In Iringa, Tanzania, where I spent a week in August, most women have never heard of the #MeToo movement. Many women there are illiterate because school isn’t considered necessary for girls. And women who can read don’t spend much time on social media following reports about famous American movie stars who were abused by Hollywood producers.
But Africa is ripe for its own version of #MeToo. So many of the women I met in Tanzania, and in the neighboring country of Malawi, shared painful stories of abuse, harassment, rape and forced marriage.
For the first time, some of them are willing to speak about it publicly.
One brave woman told her story in a conference last weekend at Bethel Life Church, an IPHC congregation in Iringa. She shared how a married man more than twice her age began harassing her. He dangled promises of money to tempt her. She felt intimidated because he held an important position in the government, so she reluctantly gave into his advances.
When she found out she was pregnant, he refused to admit the baby was his—and he took no financial responsibility. The man is an elder in another local congregation in Iringa.
During my time in Tanzania, and in neighboring Malawi, I met so many women with similar stories. One girl went to the Tanzanian island of Zanzibar to work in a hotel. But her dreams of a better life were shattered when her employer raped her. She got pregnant and had her baby at age 15.
Several other women told me they were raped as young as 14, and now they care for their children with no help from the men who took advantage of them.
A woman from Mbeya, in the south of Tanzania, told me how her husband—and the father of her two daughters—abandoned her and then sold their house without her knowledge. A woman from Arusha, in northern Tanzania, pleaded with me to help the women from the nomadic Masai tribe. She said parents are selling their young daughters to older Masai men just to get the dowry payments.
In Malawi, where IPHC Bishop Tony Mkamanga and his wife, Charity, are building churches, women have similar stories of rape, abuse, and forced marriage. During my visit there in August I learned of one young teenage girl who was tempted to go into prostitution to collect school fees. Her pimps would have enslaved her if her pastor had not intervened.
I hear these stories everywhere I go in Africa, where the abuse of women has many forms: domestic violence, the cruel treatment of widows, forced prostitution, rape by soldiers, the degradation of polygamy, the sexual abuse of housemaids or the horrific practice of female genital mutilation.
At one point during our conference in Tanzania, dozens of women streamed to the front of the auditorium to receive prayer for abuse or abandonment. Two of the women began to scream and writhe on the floor, obviously tormented by demons. IPHC leader Berrings Mlambya, who serves as bishop of Tanzania, said both women had experienced traumatic sexual abuse, and the man who abused the second woman was deeply involved in witchcraft.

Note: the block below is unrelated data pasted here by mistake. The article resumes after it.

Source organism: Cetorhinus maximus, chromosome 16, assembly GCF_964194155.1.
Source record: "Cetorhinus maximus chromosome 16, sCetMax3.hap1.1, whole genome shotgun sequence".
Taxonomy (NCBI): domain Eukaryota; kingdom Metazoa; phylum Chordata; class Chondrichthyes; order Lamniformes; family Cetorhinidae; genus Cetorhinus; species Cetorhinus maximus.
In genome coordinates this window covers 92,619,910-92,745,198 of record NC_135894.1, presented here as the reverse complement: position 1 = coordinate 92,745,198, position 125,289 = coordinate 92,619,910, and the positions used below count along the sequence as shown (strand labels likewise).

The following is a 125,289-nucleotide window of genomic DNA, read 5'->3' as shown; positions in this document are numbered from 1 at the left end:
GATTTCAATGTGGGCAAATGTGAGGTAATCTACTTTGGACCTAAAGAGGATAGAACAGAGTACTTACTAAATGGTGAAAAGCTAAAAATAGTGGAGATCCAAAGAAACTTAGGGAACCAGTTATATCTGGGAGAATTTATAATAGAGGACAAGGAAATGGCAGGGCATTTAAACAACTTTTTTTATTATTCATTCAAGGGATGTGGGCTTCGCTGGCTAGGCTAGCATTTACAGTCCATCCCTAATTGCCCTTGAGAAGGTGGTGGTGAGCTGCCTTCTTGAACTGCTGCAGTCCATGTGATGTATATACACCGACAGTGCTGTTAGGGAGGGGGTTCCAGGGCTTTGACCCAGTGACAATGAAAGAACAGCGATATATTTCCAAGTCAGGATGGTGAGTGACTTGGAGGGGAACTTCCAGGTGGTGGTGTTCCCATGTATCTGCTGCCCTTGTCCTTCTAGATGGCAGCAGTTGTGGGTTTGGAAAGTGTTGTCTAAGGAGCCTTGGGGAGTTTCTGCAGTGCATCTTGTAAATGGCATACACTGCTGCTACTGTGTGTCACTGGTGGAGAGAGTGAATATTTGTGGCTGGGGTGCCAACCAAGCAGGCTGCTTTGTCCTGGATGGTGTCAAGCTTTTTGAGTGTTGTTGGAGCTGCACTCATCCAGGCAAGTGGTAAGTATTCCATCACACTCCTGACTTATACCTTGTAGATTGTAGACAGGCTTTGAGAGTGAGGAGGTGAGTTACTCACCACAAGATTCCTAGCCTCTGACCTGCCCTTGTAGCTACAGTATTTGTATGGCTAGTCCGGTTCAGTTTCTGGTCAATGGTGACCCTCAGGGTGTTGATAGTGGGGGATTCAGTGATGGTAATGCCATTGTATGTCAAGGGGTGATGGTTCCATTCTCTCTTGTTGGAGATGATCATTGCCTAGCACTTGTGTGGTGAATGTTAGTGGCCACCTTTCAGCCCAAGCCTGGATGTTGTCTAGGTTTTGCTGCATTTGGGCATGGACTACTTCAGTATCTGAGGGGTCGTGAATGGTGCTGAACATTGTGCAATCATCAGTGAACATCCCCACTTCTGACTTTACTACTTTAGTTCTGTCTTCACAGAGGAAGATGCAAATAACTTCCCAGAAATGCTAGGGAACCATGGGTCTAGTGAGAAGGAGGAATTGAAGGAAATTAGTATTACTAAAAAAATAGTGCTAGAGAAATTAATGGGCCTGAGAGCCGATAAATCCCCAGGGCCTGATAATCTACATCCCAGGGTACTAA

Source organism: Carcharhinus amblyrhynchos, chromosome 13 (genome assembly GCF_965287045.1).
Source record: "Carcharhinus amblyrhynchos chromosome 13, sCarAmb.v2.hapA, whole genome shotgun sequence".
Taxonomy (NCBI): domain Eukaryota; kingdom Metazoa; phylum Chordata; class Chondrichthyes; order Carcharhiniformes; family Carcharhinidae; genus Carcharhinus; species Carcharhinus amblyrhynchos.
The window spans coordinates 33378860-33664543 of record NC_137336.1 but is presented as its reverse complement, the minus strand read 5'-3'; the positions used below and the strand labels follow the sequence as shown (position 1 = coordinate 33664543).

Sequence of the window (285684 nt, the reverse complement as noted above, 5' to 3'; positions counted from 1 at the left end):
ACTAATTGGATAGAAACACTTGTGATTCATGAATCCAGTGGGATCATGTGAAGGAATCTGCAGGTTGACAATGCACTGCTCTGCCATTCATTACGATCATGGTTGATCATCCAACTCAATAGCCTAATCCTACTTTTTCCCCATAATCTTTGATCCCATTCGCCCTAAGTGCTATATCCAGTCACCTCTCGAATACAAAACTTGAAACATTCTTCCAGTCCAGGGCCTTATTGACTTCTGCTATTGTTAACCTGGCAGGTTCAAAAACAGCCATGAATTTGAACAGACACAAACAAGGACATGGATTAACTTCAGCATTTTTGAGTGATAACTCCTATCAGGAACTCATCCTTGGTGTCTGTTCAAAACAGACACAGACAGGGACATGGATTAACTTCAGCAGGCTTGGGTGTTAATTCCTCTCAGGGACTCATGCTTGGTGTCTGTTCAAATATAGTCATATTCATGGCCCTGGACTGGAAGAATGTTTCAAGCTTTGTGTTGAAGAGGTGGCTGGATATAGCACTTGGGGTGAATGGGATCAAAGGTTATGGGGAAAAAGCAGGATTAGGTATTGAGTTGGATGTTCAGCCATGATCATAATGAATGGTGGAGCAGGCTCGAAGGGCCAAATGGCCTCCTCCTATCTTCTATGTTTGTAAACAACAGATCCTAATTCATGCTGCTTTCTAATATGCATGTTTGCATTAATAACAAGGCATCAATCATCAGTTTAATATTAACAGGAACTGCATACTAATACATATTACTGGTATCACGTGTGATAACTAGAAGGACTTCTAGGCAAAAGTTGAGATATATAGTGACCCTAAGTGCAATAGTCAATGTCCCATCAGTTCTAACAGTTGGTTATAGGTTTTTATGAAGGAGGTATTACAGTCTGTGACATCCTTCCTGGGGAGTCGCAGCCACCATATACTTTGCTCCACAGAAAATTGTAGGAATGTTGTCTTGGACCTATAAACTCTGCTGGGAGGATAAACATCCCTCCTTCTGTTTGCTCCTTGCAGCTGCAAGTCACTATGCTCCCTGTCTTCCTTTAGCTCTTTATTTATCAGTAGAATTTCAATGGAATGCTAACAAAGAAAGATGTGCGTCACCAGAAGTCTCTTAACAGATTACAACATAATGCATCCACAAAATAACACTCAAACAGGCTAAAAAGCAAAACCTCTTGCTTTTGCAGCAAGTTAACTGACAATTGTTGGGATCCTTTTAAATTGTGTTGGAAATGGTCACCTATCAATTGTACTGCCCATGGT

“The majority of women here have been abused, and this often opens them up to demonic problems,” Mlambya said. “Yet few pastors here are prepared to deal with this problem because they are so bound by African traditions. Our culture has told women that they must stay in their place.”
Pastor Mlambya, who moved to Iringa from the city of Mbeya in 2014, has opened a shelter to care for abused and abandoned women. He provides a room, meals and basic job training for 11 single mothers. He also plans to instruct IPHC pastors in how to confront cultural traditions that oppress women.
“If God does not help us, the change will be difficult,” Mlambya said.
Africa should be ground zero for the #MeToo movement, but women here don’t have the platform to speak out like women in Western nations. Abuse is rampant but African women are expected to protect the status quo. So they suffer quietly. While abuse is discussed openly in the United States, Africa’s crisis remains hidden behind a smokescreen of shame and cultural taboos.
Yet I’m encouraged because I see God breaking through the darkness. In our women’s conference in Tanzania last month, male pastors from several churches gathered on the platform and knelt in front of the women. Before anyone could say anything, the women begin to wail. They had never seen men humble themselves and apologize for anything, especially sexual abuse.
As Pastor Mlambya prayed in Swahili, repenting on behalf of the husbands, fathers, uncles, boyfriends, and bosses who abused these women, a wave of healing flowed through the church.
I expect this miracle to be repeated all across the African continent in my lifetime. It is a blessing to see the IPHC positioned to bring this healing on a huge scale. As the Holy Spirit brings His freedom, the silence will be broken, and women who have been shrouded in shame will finally make their voices heard.
This article was published in the October 2018 issue of Encourage.
LEE GRADY is an ordained IPHC minister who also serves as the executive editor for Encourage magazine. Lee directs The Mordecai Project, an international outreach focused on confronting gender-based violence. For 18 years he served as an editor with Charisma magazine, and he is the author of several books including the newly released Set My Heart on Fire, a Bible study on the Holy Spirit. He and his wife, Deborah, live in LaGrange, Georgia.